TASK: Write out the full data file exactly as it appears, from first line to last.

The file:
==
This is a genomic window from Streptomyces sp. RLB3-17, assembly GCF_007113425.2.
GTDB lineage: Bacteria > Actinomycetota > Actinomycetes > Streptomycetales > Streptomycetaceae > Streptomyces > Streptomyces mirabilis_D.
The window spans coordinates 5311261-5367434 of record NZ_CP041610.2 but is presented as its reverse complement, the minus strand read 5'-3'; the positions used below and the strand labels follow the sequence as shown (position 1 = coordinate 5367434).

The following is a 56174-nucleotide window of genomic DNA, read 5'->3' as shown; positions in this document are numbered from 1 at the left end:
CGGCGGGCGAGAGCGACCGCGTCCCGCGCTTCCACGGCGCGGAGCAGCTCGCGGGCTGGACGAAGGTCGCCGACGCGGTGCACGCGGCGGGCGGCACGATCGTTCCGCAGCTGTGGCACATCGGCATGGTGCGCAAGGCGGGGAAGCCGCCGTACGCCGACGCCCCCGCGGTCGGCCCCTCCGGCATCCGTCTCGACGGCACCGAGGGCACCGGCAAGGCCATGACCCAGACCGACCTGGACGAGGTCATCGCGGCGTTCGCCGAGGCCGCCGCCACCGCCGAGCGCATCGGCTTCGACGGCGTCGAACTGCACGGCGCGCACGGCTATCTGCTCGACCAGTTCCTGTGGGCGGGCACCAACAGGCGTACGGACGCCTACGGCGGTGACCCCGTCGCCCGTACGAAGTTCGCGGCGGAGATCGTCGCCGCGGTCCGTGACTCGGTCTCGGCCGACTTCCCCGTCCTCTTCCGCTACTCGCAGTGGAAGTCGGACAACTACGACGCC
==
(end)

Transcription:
This is a genomic window from Streptomyces sp. RLB3-17, assembly GCF_007113425.2.
GTDB lineage: Bacteria > Actinomycetota > Actinomycetes > Streptomycetales > Streptomycetaceae > Streptomyces > Streptomyces mirabilis_D.
The window spans coordinates 5311261-5367434 of record NZ_CP041610.2 but is presented as its reverse complement, the minus strand read 5'-3'; the positions used below and the strand labels follow the sequence as shown (position 1 = coordinate 5367434).

The following is a 56174-nucleotide window of genomic DNA, read 5'->3' as shown; positions in this document are numbered from 1 at the left end:
CGGCGGGCGAGAGCGACCGCGTCCCGCGCTTCCACGGCGCGGAGCAGCTCGCGGGCTGGACGAAGGTCGCCGACGCGGTGCACGCGGCGGGCGGCACGATCGTTCCGCAGCTGTGGCACATCGGCATGGTGCGCAAGGCGGGGAAGCCGCCGTACGCCGACGCCCCCGCGGTCGGCCCCTCCGGCATCCGTCTCGACGGCACCGAGGGCACCGGCAAGGCCATGACCCAGACCGACCTGGACGAGGTCATCGCGGCGTTCGCCGAGGCCGCCGCCACCGCCGAGCGCATCGGCTTCGACGGCGTCGAACTGCACGGCGCGCACGGCTATCTGCTCGACCAGTTCCTGTGGGCGGGCACCAACAGGCGTACGGACGCCTACGGCGGTGACCCCGTCGCCCGTACGAAGTTCGCGGCGGAGATCGTCGCCGCGGTCCGTGACTCGGTCTCGGCCGACTTCCCCGTCCTCTTCCGCTACTCGCAGTGGAAGTCGGACAACTACGACGCC